The Supreme Court will take up a case focused on the Texas law ordering abortion doctors and clinics to have admitting privileges in local hospitals before abortions can be legally performed. Clinics are also required to qualify as outpatient surgical centers; abortion is an outpatient surgical procedure. The law was challenged by abortion rights groups and Planned Parenthood on grounds that a woman’s right to abort is thwarted wherever doctors lack privileges. Under the law, most Texas abortion facilities would be closed; a similar Mississippi law closes the state’s only clinic. Texas argues – successfully so far – that it is nothing but good standard medical practice to expect practicing physicians to prove their competence through having admitting privileges – this is what privileges connote. Texas was upheld in the district court and on appeal to the 5th Circuit Court of Appeals. The abortionists have appealed to the Supreme Court, and the court has agreed to hear the case.
The issue is not clinics closing. Nothing in the law prevents doctors from obtaining the privilege to admit patients to a hospital in their area. The incompetence of the docs may prevent it; medical incompetence would be the most common reason for a patient needing admission following an abortion. Any competent doctor can get privileges anywhere – the hospital makes money on each admission. But the principal argument for abortion on demand – in 1973 and today – is the prevention of death and disease from so-called back alley abortions. Yet the incidence of infection, sterility, and death to post-abortive women is unchanged since the procedure was legalized by the Warren Court. The Texas and Mississippi laws address that anomaly by requiring only competent doctors to perform the procedure. This is in sharp contrast to California – home of the most abortions and the highest per capita rate of abortion in the nation – where abortions performed by non-doctors are now authorized. Will anyone guess where the most complications occur?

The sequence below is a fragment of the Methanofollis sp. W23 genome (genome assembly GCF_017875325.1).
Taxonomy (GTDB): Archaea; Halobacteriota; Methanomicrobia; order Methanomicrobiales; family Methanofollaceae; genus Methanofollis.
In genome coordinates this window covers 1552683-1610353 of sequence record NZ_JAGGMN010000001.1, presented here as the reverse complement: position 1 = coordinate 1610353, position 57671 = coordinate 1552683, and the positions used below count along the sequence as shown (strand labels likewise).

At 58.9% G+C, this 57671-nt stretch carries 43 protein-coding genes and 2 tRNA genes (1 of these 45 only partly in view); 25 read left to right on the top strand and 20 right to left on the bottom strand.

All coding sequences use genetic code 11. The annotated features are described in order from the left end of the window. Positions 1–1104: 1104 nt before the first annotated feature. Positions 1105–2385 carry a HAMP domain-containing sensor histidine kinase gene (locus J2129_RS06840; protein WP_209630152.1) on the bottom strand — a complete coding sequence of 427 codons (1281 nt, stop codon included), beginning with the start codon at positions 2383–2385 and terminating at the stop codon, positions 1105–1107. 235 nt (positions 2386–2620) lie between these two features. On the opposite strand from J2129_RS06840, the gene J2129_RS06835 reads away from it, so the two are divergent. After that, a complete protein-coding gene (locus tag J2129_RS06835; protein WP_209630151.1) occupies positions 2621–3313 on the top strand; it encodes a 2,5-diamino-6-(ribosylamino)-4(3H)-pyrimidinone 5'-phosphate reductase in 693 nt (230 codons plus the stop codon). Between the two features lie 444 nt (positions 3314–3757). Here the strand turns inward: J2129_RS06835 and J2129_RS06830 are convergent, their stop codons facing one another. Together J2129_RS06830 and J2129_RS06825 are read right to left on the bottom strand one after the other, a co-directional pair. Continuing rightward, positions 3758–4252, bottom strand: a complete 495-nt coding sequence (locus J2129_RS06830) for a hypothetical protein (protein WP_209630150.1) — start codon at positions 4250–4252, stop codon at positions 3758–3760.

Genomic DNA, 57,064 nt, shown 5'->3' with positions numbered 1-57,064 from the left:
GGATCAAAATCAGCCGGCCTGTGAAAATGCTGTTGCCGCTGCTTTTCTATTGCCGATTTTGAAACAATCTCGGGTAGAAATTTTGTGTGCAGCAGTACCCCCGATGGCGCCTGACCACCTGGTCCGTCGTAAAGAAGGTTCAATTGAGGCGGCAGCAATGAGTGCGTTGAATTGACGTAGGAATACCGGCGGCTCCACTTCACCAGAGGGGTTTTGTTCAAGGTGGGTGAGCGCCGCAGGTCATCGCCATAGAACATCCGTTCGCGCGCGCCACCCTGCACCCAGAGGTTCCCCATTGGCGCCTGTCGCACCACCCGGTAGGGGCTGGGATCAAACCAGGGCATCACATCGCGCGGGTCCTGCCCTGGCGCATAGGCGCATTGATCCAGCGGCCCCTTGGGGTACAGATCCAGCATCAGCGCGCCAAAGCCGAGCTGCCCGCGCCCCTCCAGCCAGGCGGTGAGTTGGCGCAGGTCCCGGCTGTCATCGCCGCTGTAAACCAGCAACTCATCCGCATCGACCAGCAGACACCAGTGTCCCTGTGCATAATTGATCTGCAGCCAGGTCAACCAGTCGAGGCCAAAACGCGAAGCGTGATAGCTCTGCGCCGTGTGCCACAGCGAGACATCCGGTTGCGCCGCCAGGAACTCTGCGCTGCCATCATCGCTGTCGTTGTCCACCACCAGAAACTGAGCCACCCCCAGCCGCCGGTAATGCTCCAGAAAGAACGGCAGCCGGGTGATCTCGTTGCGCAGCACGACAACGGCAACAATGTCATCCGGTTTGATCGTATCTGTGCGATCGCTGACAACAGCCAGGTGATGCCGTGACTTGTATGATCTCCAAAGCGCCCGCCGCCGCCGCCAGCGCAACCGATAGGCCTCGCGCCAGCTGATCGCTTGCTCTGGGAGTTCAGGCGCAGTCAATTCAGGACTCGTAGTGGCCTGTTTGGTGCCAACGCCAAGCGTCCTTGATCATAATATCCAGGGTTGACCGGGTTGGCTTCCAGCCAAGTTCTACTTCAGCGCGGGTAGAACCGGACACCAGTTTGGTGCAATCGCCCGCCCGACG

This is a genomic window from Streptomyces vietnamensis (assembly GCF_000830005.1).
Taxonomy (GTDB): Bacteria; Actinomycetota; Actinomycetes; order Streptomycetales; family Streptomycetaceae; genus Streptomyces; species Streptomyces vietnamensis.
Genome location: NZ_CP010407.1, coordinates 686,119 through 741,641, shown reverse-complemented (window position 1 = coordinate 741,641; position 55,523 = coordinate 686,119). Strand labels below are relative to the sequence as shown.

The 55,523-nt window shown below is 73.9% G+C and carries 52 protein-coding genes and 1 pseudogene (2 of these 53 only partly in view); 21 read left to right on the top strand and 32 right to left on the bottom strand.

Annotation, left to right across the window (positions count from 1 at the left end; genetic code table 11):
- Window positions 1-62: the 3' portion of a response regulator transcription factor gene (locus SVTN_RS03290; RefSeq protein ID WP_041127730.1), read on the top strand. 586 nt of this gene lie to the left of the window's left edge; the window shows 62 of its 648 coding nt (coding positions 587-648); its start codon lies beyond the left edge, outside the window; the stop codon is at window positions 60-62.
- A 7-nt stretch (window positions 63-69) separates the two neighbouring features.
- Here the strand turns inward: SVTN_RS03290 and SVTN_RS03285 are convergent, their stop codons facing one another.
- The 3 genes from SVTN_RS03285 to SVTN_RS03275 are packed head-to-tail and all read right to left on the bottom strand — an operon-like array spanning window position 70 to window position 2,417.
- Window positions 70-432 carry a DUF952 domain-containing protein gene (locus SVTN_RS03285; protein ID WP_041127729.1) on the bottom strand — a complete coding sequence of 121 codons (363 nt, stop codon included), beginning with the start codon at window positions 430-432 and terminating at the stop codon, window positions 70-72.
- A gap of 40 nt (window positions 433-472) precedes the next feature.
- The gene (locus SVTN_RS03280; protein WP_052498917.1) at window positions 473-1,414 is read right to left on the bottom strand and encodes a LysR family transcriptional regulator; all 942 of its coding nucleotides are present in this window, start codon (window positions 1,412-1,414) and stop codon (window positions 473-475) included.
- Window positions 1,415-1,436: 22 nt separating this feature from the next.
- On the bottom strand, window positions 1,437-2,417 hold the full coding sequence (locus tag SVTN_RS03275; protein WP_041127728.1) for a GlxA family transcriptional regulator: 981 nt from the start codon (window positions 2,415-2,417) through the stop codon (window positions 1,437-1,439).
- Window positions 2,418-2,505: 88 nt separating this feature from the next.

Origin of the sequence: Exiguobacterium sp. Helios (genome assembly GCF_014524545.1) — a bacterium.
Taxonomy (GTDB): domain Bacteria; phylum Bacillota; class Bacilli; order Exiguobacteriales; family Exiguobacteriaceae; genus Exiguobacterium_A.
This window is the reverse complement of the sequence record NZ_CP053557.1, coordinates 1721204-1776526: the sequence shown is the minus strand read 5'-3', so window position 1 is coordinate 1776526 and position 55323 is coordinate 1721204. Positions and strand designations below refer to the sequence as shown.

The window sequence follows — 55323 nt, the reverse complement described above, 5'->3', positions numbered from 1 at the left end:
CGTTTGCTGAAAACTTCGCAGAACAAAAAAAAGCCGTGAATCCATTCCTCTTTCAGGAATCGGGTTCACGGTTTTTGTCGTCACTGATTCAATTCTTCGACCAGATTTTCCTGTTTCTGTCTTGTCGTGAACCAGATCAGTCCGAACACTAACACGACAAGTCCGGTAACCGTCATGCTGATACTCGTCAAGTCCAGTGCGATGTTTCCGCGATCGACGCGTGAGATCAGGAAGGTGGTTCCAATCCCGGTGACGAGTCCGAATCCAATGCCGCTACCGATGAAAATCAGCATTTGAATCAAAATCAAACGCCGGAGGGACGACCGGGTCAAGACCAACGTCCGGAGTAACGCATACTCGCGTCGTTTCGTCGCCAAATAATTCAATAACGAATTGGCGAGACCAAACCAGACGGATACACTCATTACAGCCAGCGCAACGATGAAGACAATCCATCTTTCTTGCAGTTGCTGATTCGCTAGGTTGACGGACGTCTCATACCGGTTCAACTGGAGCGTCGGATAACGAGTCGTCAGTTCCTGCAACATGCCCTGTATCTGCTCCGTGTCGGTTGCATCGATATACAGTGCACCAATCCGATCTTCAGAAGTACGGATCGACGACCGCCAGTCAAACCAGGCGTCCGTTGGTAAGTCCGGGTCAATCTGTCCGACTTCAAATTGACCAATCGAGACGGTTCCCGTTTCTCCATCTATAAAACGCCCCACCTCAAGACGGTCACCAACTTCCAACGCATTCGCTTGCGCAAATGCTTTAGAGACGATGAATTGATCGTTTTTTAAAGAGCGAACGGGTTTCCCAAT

The crux of the legal case will be the Casey Standard, a proved-to-be unworkable compromise emerging from a 1992 case striking down a Pennsylvania law. The court held that states could restrict abortions, but only if the restrictions were not imposing “undue burden” on women. The lawsuits claim the laws in question establish an undue burden. The standard has never been defined, and – until now – the Supreme Court has refused to address it except to allow state bans on partial birth abortion. President Obama vetoed a federal law banning the practice and has vowed to do it again.
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The crux of the Godly case is quite different. These laws are designed to ensure a woman’s safety. Yes, they are adopted by legislatures determined to lessen the carnage of abortion across the board, but reality is the incidence of infection or other life-threatening complications remain unchanged because most good doctors prefer to practice life-saving medicine; this is fruit of the pro-life movement. It is the reason states like California find themselves so short of doctors willing to abort babies that they permit non-doctors to do what cannot legally be done to animals by anyone but a veterinary doctor. The doctors who cannot make a decent living are left with their patients – mother and child – at their mercy.
Our God came in human form that we might have abundant life – every life has a value and destiny all its own. These laws save the lives of the mothers, even if they deny life for their children. Back in the secular arena, nothing could be more reasonable than requiring a standard of care that is axiomatic for any other medical procedure.
I am not innocent. At age twenty, I helped two friends obtain abortions years before Roe v Wade. The babies were not mine, but my highest value was having your friends’ back. I found a doctor, borrowed money, and did everything but have the abortions myself. When I met Jesus in 1970, He did not rebuke me for 1968. He did guide me into a church that practiced the ancient rite of confession. When I knelt, I heard Him audibly. All He said was, “Don’t forget about the abortions.” In that instant of absolution, I knew two things – abortion is the taking of innocent human life without excuse, and I dared not judge another as I have not been judged.
The good news is we have a chance to whittle away at the abortion colossus in these cases before the Supreme Court. The better news is that we Christians are God’s Body, not His Brain. While we fight the scourge of abortion, we had better recall His Word to judge not lest we ourselves be judged.
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